Topic: Gay Propaganda Ban in Russia
AMSTERDAM, April 9 (RIA Novosti) - Russian President Vladimir Putin on Monday denied that the rights of gay people are being violated in Russia.
“Sexual minority rights are not violated in Russia,” he said at a news conference after talks with Dutch Prime Minister Mark Rutte, adding that gay people enjoy the same rights and freedoms as other Russians.
“I consider it necessary to defend the rights of sexual minorities, but… children are not born in same-sex marriages. Both Europe and Russia face problems of a demographic nature,” the Russian president said, adding that though demographic problems might be solved by encouraging migration, he would like Russia’s population to grow primarily as a result of a demographic boom “in the so-called titular ethnic groups: Russians, Tatars, Chechens, Bashkirs, Dagestanis and so on.”
Speaking about gay marriages, Putin mentioned the mentality of the Russian people and said that such issues should be dealt with in accordance with the tendencies prevailing in the public mood.
“Can you imagine an organization promoting pedophilia in Russia? I think people in many Russian regions would have started to take up arms. The same is true for sexual minorities: I can hardly imagine same-sex marriages being allowed in Chechnya. Can you imagine it? It would have resulted in human casualties,” he said.
The Russian leader reiterated that the anti-gay propaganda laws recently adopted by several Russian regions and fiercely criticized by many Western public figures and rights groups, ban homosexual propaganda among minors.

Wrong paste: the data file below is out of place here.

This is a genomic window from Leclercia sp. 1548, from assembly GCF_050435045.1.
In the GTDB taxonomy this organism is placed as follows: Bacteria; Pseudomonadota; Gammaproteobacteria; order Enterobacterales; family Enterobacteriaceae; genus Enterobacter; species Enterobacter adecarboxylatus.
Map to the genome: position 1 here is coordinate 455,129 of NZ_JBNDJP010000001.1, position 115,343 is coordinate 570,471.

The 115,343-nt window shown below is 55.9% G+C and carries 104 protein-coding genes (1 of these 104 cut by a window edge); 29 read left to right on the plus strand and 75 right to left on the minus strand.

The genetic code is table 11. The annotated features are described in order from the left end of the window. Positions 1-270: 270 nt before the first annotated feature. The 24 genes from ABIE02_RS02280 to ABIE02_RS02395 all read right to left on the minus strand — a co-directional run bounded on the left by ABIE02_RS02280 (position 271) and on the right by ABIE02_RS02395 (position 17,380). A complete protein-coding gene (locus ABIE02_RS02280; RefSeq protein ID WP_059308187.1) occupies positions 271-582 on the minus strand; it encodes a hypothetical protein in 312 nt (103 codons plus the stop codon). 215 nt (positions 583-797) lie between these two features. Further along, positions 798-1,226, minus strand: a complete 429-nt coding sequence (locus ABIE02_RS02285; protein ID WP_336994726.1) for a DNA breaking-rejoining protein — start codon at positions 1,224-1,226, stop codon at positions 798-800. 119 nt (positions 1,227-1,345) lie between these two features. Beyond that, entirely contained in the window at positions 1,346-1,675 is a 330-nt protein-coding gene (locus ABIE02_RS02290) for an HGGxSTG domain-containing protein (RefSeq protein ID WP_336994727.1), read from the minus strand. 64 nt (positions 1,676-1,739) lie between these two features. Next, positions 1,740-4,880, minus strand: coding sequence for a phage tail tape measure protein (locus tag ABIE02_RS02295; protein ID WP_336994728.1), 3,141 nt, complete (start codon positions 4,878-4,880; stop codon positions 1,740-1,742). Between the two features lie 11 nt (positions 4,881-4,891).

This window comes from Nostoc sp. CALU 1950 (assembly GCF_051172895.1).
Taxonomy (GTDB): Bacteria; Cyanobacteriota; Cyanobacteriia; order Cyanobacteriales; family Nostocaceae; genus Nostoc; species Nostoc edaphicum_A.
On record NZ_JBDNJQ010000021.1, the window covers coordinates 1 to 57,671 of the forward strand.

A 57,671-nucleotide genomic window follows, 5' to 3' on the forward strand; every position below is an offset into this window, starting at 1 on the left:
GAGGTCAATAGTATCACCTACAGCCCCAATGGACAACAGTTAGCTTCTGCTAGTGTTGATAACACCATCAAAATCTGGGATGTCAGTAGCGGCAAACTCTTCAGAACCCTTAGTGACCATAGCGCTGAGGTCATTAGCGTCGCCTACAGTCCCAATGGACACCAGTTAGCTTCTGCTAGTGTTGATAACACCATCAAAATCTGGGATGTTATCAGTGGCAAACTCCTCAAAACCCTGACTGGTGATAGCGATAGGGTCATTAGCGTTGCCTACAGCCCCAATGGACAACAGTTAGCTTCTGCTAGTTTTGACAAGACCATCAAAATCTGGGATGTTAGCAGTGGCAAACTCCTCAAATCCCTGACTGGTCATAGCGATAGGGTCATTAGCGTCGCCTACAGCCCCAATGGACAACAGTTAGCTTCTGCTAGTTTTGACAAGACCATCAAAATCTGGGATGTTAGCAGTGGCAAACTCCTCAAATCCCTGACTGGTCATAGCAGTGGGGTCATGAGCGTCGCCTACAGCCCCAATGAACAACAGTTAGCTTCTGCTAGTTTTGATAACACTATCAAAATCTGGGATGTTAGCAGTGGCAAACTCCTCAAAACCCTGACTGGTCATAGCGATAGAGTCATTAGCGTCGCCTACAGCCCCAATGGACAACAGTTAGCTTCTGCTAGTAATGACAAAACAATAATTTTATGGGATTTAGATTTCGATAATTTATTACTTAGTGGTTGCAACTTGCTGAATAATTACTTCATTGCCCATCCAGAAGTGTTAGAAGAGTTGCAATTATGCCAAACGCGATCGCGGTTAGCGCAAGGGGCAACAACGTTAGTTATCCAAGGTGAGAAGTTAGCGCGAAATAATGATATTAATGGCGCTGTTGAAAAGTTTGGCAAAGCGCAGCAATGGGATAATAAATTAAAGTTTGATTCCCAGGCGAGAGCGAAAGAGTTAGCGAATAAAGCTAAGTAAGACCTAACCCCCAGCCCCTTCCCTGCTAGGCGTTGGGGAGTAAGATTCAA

Promotion of LGBT values and lifestyle to minors is punishable in Russia’s second largest city of St. Petersburg with fines of between 5,000 and 500,000 rubles ($160 to $16,000). Several other Russian regions have similar bans in place.
“I would like to draw your attention to the fact that these laws are being adopted on a regional level, and thus reflect the stance of the whole of Russian society. They are not being encouraged by the federal authorities in any way,” Putin said.
“We need to reach a consensus with this community, to agree on working together. We shouldn’t bicker with each other, we should come to an agreement, to reach understanding and lay down a certain set of civilized rules. I think this is possible,” he said.
When asked about another trademark topless protest by activists from the feminist group Femen, who targeted the Russian leader as he opened an industrial fair on Monday in Hanover, Germany, Putin said “Thank God it wasn't homosexuals who undressed there.”
German media said four topless women, with obscenities in English and Russian daubed on their torsos, broke through security as Putin and German Chancellor Angela Merkel were examining a stand at the fair.
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Russia has surged ahead on the foreign policy stage, but this is not enough to remain a great power. The tough-minded policies and masterful diplomacy of Russia’s leadership have maximized the country’s position in the world, and are now the main source of its international influence and prestige. Russia’s foreign policy in the next decade depends entirely on what happens at home.